Now there’s an art gallery connection. Last year the famous Hermitage Museum in St Petersburg opened a regional branch in Amsterdarn. The Hermitage has more paintings lying around in the dusty cellars than it has walls to hang them on, so it was a sensible idea to lend some of their surplus pics to their Dutch pals.
Amsterdam had a nice big building on a spectacular site on the Amstel River. For three hundred years it had been a home for old people, but with the rising standards of care demanded in modern Holland, it was no longer considered suitable for housing anybody. So in 2007 the last old person moved out, and the redevelopment team under architect Luuk Kramer moved in.
They did a beautiful job. The fabulous Matisse to Malevich exhibition has just opened and will be in Amsterdam till September. It features some of Matisse’s masterpieces, including the stunning Red Room and his famous Dance II (those girls holding hands and dancing in a circle), as well as some of the best work of his fellow “fauves”, Derain and de Vlaminck. Then there’s a room of full of great Picassos, and another of Kandinsky’s bright-coloured landscape period as he moved towards abstraction.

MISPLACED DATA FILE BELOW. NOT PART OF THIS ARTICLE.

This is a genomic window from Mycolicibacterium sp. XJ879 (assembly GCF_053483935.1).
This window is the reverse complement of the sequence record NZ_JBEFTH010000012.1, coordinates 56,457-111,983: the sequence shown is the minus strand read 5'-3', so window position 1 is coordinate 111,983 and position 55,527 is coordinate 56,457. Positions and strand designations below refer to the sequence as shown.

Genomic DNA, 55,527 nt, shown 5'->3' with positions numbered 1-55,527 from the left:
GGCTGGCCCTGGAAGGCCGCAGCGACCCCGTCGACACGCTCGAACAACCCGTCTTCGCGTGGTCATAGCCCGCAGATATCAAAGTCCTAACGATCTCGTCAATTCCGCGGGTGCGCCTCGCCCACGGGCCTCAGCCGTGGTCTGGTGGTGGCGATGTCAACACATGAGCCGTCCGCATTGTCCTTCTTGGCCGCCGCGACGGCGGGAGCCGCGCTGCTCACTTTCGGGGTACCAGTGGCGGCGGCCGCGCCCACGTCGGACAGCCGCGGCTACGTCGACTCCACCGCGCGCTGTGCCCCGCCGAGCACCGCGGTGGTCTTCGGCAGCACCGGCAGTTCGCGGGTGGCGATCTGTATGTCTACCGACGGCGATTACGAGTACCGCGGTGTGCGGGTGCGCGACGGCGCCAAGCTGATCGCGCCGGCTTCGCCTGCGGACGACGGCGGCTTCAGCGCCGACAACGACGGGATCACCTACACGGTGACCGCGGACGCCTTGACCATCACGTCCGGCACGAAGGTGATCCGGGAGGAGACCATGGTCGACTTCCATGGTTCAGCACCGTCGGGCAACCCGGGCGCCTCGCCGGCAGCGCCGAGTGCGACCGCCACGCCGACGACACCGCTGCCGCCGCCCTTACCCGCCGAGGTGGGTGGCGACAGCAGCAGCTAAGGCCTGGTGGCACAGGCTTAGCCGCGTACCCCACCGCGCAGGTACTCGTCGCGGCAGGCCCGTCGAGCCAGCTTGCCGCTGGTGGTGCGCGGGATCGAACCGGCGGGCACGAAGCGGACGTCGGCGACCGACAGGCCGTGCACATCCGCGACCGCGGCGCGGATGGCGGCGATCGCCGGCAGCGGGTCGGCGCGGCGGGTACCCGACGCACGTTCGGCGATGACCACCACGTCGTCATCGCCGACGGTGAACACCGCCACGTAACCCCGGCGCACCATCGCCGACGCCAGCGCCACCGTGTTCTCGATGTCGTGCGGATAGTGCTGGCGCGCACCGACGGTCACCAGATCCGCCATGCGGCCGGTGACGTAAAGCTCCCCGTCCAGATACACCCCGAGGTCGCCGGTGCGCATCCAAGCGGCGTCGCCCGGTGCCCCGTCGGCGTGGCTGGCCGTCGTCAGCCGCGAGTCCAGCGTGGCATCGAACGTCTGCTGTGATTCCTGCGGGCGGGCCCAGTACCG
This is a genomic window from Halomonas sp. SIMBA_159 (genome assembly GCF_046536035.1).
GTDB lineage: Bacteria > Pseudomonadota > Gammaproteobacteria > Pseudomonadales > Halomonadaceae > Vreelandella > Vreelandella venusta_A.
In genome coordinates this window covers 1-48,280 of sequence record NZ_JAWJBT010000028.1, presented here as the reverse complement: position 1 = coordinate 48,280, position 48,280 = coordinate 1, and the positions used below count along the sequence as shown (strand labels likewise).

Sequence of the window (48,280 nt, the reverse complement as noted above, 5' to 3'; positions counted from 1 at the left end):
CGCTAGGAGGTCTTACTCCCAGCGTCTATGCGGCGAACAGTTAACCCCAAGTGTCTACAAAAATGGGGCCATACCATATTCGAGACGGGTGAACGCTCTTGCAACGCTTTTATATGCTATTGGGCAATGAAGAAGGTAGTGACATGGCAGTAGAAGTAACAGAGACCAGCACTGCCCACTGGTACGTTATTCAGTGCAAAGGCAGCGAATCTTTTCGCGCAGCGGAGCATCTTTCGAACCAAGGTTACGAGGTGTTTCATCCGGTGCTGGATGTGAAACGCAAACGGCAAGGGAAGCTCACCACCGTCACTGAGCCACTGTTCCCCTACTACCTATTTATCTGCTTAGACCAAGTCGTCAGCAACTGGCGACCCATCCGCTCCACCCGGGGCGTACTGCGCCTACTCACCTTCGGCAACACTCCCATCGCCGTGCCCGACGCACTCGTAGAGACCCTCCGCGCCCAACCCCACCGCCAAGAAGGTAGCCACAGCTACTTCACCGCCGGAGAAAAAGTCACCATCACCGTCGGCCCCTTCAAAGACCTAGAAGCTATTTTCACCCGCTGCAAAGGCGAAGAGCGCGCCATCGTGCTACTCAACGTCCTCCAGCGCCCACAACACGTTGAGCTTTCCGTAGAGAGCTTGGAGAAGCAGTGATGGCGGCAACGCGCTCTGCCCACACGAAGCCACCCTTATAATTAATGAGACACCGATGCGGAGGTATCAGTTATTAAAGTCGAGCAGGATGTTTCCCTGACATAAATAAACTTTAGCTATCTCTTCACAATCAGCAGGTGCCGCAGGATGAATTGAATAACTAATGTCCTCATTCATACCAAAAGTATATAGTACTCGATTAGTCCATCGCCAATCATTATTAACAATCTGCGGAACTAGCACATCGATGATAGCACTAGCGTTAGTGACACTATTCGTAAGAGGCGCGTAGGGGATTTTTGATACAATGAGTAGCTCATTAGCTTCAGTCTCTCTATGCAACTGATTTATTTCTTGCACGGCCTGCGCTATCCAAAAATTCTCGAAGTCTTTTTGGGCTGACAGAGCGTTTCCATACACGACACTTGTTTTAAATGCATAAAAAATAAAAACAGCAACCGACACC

The view of the Amstel from the gents’ toilet is lovely too.
The displaced old people are not entirely forgotten in this museum. Downstairs in the cellar is a reconstruction of a 1725 kitchen, to show how the old people used to live, on a diet of artificial potatoes, apparently. Upstairs is a super modern Luuk Kramer designed café – so smart that we assumed we couldn’t afford coffee there.
I suspect most visitors go to St Petersburg for one main attraction – the Hermitage. Shame it’s so complicated and so expensive to get there. It’s much cheaper and easier to get to the Amsterdam branch.
TIP: A Dutch ‘museumkaart’ (museum card) gives unlimited access to most museums in the country. It is valid for a year, costs 40 Euros and is good value if you’re planning to visit five museums or more. You can buy a museumkaart at all major museums.